"Overview of Heartburn
The esophagus is a tube that connects the mouth to the stomach. It is made of muscles that work to push food toward the stomach in rhythmic waves. Once in the stomach, food is prevented from refluxing (moving b"...
- Symptomatic response to therapy with ZANTAC (ranitidine hcl) does not preclude the presence of gastric malignancy.
- Since ZANTAC (ranitidine hcl) is excreted primarily by the kidney, dosage should be adjusted in patients with impaired renal function (see DOSAGE AND ADMINISTRATION). Caution should be observed in patients with hepatic dysfunction since ZANTAC (ranitidine hcl) is metabolized in the liver.
- Rare reports suggest that ZANTAC (ranitidine hcl) may precipitate acute porphyric attacks in patients with acute porphyria. ZANTAC (ranitidine hcl) should therefore be avoided in patients with a history of acute porphyria.
False-positive tests for urine protein with MULTISTIX® may occur during therapy with ZANTAC (ranitidine hcl) , and therefore testing with sulfosalicylic acid is recommended.
Carcinogenesis, Mutagenesis, Impairment of Fertility
There was no indication of tumorigenic or carcinogenic effects in life-span studies in mice and rats at dosages up to 2,000 mg/kg/day.
Ranitidine was not mutagenic in standard bacterial tests (Salmonella, Escherichia coli) for mutagenicity at concentrations up to the maximum recommended for these assays.
In a dominant lethal assay, a single oral dose of 1,000 mg/kg to male rats was without effect on the outcome of 2 matings per week for the next 9 weeks.
Teratogenic Effects - Pregnancy Category B
Reproduction studies have been performed in rats and rabbits at doses up to 160 times the human dose and have revealed no evidence of impaired fertility or harm to the fetus due to ZANTAC (ranitidine hcl) . There are, however, no adequate and well-controlled studies in pregnant women. Because animal reproduction studies are not always predictive of human response, this drug should be used during pregnancy only if clearly needed.
Ranitidine is secreted in human milk. Caution should be exercised when ZANTAC (ranitidine hcl) is administered to a nursing mother.
The safety and effectiveness of ZANTAC (ranitidine hcl) have been established in the age-group of 1 month to 16 years for the treatment of duodenal and gastric ulcers, gastroesophageal reflux disease and erosive esophagitis, and the maintenance of healed duodenal and gastric ulcer. Use of ZANTAC (ranitidine hcl) in this age-group is supported by adequate and well-controlled studies in adults, as well as additional pharmacokinetic data in pediatric patients and an analysis of the published literature (see CLINICAL PHARMACOLOGY: Pediatrics and DOSAGE AND ADMINISTRATION: Pediatric Use).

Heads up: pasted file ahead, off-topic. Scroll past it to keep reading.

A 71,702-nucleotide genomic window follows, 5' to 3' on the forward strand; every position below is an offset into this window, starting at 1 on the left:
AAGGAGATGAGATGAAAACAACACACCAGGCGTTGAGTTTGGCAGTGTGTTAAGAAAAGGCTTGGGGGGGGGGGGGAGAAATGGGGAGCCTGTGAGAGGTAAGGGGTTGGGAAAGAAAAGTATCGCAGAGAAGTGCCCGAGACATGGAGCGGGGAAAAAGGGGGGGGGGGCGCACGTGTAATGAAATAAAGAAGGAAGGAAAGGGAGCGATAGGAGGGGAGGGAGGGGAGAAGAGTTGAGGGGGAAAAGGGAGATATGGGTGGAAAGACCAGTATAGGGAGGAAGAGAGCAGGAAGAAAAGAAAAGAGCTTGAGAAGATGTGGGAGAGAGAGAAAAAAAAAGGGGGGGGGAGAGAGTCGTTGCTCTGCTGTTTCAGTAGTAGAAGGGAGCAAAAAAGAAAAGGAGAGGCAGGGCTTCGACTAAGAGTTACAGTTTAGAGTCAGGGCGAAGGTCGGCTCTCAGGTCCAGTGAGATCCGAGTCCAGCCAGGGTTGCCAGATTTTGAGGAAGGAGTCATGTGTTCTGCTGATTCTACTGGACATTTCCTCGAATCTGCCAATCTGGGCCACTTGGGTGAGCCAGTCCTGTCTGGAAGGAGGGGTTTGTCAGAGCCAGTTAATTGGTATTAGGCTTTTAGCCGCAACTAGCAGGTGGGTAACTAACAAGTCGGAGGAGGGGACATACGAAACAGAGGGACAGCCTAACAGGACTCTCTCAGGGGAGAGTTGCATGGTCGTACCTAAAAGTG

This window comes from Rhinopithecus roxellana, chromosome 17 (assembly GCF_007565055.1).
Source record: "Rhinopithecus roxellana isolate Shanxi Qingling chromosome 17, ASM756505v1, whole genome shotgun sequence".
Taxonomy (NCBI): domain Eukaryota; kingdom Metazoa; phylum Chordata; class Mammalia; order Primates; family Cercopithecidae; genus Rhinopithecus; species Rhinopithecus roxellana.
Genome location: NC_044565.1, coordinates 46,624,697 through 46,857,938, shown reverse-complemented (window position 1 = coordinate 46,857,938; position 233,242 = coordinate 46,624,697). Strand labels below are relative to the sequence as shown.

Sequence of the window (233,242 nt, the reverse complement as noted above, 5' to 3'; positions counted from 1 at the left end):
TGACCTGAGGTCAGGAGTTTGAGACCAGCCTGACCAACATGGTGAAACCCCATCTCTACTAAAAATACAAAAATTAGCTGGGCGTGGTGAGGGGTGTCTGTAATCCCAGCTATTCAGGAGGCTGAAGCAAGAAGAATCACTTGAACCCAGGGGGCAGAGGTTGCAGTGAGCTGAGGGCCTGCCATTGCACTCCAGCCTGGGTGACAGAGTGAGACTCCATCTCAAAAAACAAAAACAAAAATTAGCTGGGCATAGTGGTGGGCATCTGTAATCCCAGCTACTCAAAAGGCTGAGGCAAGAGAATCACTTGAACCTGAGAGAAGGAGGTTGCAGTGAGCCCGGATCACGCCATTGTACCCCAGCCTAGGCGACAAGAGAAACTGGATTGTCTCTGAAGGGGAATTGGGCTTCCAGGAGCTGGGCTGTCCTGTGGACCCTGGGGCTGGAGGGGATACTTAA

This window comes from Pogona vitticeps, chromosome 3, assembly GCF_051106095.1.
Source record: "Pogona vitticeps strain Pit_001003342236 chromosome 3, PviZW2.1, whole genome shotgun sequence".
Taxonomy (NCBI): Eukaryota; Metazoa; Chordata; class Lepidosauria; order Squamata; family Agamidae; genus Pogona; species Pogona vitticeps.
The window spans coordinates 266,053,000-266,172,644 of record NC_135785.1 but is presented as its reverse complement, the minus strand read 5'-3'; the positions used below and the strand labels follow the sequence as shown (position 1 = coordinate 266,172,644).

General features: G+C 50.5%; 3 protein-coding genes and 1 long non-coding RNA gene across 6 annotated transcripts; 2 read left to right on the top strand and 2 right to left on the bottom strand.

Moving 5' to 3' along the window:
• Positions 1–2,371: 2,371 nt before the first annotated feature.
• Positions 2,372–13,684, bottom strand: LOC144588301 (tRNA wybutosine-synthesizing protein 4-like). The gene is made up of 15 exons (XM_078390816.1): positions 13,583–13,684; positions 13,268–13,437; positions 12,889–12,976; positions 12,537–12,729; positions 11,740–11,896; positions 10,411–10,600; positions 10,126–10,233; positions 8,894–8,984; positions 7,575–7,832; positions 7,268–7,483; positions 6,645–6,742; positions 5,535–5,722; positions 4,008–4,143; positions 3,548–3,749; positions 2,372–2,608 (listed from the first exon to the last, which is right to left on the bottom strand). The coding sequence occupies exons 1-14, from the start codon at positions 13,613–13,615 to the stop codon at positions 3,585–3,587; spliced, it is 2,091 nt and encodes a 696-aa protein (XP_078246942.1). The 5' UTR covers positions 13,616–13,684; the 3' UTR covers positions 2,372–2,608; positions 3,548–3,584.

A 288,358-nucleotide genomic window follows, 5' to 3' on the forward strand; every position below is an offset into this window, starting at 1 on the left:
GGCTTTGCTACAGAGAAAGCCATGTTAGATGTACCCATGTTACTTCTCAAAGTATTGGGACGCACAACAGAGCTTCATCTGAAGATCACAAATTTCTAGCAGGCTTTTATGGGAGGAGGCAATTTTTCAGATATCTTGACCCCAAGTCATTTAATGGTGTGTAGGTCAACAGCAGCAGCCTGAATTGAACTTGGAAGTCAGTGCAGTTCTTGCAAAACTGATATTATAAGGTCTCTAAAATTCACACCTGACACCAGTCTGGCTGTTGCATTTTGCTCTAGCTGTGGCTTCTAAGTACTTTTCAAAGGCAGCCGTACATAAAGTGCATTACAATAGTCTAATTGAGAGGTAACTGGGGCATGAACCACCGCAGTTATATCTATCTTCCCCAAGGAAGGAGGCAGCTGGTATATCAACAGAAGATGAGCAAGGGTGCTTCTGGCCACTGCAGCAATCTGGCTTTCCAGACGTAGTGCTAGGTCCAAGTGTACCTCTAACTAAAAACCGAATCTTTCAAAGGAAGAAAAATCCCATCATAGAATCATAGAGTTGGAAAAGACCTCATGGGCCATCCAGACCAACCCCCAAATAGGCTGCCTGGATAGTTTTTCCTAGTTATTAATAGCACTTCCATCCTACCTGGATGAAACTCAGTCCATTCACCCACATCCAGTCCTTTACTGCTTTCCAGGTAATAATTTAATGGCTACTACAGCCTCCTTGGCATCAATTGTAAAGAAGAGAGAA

Safety and effectiveness in pediatric patients for the treatment of pathological hypersecretory conditions or the maintenance of healing of erosive esophagitis have not been established.
Safety and effectiveness in neonates (less than 1 month of age) have not been established (see CLINICAL PHARMACOLOGY: Pediatrics).
Of the total number of subjects enrolled in US and foreign controlled clinical trials of oral formulations of ZANTAC (ranitidine hcl) , for which there were subgroup analyses, 4,197 were 65 and over, while 899 were 75 and over. No overall differences in safety or effectiveness were observed between these subjects and younger subjects, and other reported clinical experience has not identified differences in responses between the elderly and younger patients, but greater sensitivity of some older individuals cannot be ruled out.
This drug is known to be substantially excreted by the kidney and the risk of toxic reactions to this drug may be greater in patients with impaired renal function. Because elderly patients are more likely to have decreased renal function, caution should be exercised in dose selection, and it may be useful to monitor renal function (see CLINICAL PHARMACOLOGY: Pharmacokinetics: Geriatrics and DOSAGE AND ADMINISTRATION: Dosage Adjustment for Patients With Impaired Renal Function).This monograph has been modified to include the generic and brand name in many instances.
Last reviewed on RxList: 12/6/2010
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